Year 4 :

  • Object Based Drag-and-Drop Trial and Error Systems
  • Arduino Based Manipulatives
  • Programmable Robotics (An Example would be Lego, VEX, or similar)
  • Mechanical Skills Challenge Based Competitive Robotics

See Standards
Year 5 :

  • Arduino Based Manipulatives
  • Programmable Robotics
  • Challenge Based Competitive Robotics
  • Mathematic Basics with Javascript.
  • Hyperlinking Concepts using Cloud-based Resources
  • Asynchronous Communication Concepts using Cloud-based Resources

See Standards
Year 6 :

  • Arduino Based Manipulatives
  • Programmable Robotics
  • Operating System Manipulation
  • Mathematics, Arrays, Functions, and External Referencing with Javascript.
  • Hyperlinking Concepts using Cloud-based Resources
  • Asynchronous Communication Concepts using Cloud-based Resources
  • Peer Review Concepts using Cloud-based Resources

See Standards
Year 7 :

  • Arduino Based Manipulatives
  • Operating System Manipulation
  • Computer-to-Computer Communication without the Internet
  • Mathematics, Arrays, Functions, and External Referencing- Language Choices Flexible
  • Peer Review Concepts using Cloud-based Resources
  • Team Base Projects Using Arduino, Robotics, or Client Side Programming, with Documentation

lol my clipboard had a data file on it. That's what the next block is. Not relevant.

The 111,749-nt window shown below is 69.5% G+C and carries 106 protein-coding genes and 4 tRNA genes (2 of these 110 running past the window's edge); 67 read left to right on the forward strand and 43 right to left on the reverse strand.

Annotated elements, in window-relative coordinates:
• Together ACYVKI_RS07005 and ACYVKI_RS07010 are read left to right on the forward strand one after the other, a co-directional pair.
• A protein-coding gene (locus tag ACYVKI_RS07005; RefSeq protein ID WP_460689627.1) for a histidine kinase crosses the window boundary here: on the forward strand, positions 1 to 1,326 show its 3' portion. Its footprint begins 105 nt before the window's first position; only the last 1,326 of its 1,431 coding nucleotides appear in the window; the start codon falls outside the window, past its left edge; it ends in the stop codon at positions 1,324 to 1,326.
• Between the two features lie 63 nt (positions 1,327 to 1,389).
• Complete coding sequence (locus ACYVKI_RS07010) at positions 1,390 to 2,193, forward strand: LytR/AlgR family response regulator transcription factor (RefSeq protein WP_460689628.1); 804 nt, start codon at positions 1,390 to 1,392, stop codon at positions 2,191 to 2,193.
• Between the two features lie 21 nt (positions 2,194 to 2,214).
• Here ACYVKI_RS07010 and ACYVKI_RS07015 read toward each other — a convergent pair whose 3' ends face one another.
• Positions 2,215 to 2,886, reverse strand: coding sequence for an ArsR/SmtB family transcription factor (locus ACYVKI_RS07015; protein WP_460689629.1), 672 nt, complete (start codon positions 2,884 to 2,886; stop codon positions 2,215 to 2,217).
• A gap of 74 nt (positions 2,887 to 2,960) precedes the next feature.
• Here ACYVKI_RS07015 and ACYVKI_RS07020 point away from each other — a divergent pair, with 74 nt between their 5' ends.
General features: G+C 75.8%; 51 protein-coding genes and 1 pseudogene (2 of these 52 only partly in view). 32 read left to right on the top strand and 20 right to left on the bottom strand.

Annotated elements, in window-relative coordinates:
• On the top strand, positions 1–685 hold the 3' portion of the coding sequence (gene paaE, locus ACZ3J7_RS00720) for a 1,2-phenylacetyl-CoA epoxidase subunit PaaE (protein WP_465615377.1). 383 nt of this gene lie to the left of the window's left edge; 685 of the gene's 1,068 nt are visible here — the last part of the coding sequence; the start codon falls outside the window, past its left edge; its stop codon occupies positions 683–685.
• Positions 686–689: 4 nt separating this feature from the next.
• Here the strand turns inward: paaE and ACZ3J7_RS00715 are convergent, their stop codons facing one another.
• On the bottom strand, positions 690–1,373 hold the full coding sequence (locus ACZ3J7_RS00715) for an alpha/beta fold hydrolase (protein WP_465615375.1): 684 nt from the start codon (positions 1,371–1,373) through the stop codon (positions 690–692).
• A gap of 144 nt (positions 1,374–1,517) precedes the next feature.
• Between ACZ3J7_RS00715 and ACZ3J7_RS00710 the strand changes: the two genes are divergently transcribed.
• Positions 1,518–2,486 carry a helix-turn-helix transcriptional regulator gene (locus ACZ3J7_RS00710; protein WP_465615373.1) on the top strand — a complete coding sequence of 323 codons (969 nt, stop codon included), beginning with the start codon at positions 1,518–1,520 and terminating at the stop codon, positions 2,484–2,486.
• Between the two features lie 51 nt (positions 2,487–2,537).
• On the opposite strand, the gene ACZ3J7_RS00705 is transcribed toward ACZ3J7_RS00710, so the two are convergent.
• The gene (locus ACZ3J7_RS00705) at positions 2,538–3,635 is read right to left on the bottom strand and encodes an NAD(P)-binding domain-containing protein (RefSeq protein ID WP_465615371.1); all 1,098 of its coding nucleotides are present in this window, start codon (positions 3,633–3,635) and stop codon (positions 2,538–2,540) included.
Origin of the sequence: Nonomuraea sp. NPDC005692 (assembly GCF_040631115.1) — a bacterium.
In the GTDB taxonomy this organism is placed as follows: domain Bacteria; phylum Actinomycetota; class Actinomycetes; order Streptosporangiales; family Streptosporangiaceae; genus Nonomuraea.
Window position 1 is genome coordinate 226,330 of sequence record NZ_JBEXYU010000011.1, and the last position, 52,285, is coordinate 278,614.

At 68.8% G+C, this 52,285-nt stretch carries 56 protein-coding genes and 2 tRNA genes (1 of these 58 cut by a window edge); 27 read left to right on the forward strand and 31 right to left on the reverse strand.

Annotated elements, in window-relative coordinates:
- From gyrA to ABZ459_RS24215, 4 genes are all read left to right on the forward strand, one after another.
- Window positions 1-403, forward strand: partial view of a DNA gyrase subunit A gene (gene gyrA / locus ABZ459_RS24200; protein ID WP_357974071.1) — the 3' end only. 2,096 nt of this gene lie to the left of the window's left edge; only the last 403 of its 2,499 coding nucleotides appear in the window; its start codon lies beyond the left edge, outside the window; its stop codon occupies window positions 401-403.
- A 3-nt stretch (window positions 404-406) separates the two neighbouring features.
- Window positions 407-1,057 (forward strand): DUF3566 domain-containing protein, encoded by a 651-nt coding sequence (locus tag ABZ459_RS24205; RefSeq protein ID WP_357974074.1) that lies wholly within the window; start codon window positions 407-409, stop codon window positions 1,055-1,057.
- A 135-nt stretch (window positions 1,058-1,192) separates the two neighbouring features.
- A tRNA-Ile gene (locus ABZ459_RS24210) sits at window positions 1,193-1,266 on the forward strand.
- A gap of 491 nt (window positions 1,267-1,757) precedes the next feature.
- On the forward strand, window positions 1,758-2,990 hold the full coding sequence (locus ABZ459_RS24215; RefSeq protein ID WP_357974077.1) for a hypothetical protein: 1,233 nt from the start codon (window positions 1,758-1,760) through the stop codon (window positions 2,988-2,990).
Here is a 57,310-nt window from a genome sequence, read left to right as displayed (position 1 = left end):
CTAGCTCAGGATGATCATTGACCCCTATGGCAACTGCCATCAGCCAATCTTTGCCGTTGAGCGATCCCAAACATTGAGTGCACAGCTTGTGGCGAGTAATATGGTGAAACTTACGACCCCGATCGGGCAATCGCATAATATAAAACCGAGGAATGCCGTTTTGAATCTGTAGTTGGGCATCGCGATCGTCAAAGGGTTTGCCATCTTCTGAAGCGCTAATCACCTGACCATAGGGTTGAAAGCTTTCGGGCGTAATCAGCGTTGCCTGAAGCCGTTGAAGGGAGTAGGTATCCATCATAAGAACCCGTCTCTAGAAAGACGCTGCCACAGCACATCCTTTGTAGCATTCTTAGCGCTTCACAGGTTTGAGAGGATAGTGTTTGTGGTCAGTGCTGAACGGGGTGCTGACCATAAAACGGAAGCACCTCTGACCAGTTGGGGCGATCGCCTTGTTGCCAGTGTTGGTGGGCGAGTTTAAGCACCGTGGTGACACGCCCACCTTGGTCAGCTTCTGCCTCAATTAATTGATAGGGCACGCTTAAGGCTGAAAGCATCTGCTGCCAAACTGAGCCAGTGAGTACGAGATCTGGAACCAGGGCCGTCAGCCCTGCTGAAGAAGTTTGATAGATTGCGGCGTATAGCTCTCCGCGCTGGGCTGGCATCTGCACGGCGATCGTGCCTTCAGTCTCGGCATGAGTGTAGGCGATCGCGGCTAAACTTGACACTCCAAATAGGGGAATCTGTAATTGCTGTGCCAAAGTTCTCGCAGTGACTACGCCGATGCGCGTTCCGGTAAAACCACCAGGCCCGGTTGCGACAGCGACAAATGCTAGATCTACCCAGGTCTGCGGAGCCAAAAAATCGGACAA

• Story Boarding Concepts for Media and Games

See Standards
Year 8 :

  • Computer-to-Computer Communication without “The Internet” (This refers to learning simple protocols)
  • Game Programming with Story Boards – Language Choices Flexible
  • Tutorial and Documentation Development for Primary School Learners
  • Team Base Projects Using Arduino, Robotics, or Client Side Programming, with Documentation
  • Local Server Concepts with Pre-Configured Servers Hosting WordPress (An Example would be MAMP or XAMP)

See Standards
Year 9 :

  • Game Programming with Story Boards – Language Choices Flexible
  • Tutorial and Documentation Development for Primary School Learners
  • Local Server with WordPress and Customisations
  • Local Server to Live Server Migration with WordPress
  • Math and Program Control Basics with Java, Javascript, PHP, or Python

See Standards
Year 10 :

  • Robotics or Automation without the GUI
  • Java or Python Core Programming Libraries
  • SQL Basics with Java, Javascript, PHP, or Python
  • Math Concepts: Game Theory and Probability (To be Simulated with Programming)

See Standards
Years 11 & 12 :

  • IB Computer Science
  • IB IGCSE
  • Public Website Design and Development
  • Mobile Game Development or Flash Game Development
  • Design Technology- CAD and 3D Printing

See Standards

About Tony DePrato

Tony DePrato has a Master’s Degree in Educational Technology from Pepperdine University and has been working as a Director of Educational Technology since 2009. He has worked in the United Arab Emirates and China where he has consulted with schools in both regions on various technology topics. In 2013, Tony DePrato released The BYOD Playbook a free guide for schools looking to discuss or plan a Bring Your Own Device program. Tony is originally from the US, and worked in multimedia, website development, and freelance video production. Tony is married to Kendra Perkins, who is a librarian.